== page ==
A eyeball guesstimate is a often pejorative slang description of an estimate best described as a guess. The potential margin of error in such an estimate is probable ±30%.
Wikipedia describe a Guesstimate as:
Guesstimate is an informal English portmanteau of guess and estimate, first used by American statisticians in 1934 or 1935. It is defined as an estimate made without using adequate or complete information, or, more strongly, as an estimate arrived at by guesswork or conjecture.
PhilPaint (aka OutOfTheBucket.com)describes a Guesstimate as
The “eye-ball” method involves a visual inspection and then the computation of the estimate. This method relies almost exclusively on the experience of the estimator and is prone to numerous errors. Further, it is virtually impossible to teach to others, is inconsistent, and provides no means for detailed monitoring. While there are variations of this method, some being more complex than others, all are basically a “guesstimate”.
And in his 1981 book Professional Cost Estimating for Residential Remodeling, Renovation, Rehabilitation, and Repair Walter W Stoeppelwerth wrote:
Many old-timers in the business use this system, which is based on the estimator’s knowledge and experience without any calculations except very basic measurements, at most. By this method an addition would be figured by square feet, perhaps $70 per square foot for a frame addition and $90 per square foot for brick. Little if any thought is given to layout, access, special requirements or particular specifications.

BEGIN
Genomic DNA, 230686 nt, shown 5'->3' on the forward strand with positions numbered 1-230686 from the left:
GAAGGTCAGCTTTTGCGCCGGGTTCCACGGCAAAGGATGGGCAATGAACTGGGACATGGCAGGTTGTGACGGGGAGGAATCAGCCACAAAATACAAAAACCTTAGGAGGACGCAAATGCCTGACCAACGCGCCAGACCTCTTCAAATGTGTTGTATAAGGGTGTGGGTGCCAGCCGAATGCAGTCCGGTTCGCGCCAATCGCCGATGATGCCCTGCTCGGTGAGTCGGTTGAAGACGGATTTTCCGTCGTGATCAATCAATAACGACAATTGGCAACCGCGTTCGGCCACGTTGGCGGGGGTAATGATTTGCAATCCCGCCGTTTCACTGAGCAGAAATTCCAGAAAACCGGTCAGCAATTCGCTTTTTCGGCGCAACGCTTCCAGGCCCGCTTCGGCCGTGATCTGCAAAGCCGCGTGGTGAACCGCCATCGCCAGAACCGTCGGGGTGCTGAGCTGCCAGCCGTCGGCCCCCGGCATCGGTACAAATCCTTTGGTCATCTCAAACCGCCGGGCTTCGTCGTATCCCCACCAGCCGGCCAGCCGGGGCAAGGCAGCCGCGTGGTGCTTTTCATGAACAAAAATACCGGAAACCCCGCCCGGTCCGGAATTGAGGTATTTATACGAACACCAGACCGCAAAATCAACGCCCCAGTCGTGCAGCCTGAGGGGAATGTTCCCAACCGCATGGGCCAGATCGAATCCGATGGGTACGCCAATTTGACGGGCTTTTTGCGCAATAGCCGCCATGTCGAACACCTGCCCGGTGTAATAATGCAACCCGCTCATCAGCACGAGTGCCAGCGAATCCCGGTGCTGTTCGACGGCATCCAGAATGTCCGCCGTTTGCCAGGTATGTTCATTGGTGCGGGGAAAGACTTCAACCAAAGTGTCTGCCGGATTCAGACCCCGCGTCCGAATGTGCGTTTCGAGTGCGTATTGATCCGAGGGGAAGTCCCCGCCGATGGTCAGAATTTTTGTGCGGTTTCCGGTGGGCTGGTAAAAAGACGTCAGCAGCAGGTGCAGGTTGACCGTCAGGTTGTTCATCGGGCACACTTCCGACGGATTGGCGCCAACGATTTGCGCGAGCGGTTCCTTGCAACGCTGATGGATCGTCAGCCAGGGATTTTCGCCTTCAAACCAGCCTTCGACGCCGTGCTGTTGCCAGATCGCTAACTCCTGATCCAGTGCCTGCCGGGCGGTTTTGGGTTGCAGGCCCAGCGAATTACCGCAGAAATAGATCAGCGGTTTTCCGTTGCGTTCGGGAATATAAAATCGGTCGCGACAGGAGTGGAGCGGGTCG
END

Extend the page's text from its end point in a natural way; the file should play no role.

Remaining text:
Kitchens and baths are figured based on low, medium or high priced cabinets and appliances. Some jobs, such as aluminum siding, roofing, concrete or even storm windows, might not have any square footage or quantity figured at all, but the estimator would simply look at the house and name a selling price for the job.
In some parts of the country this method is known as the “wag” or “swag” system. A “wag” is a wild-ass guess, while the “swag” is a scientific wild-ass guess.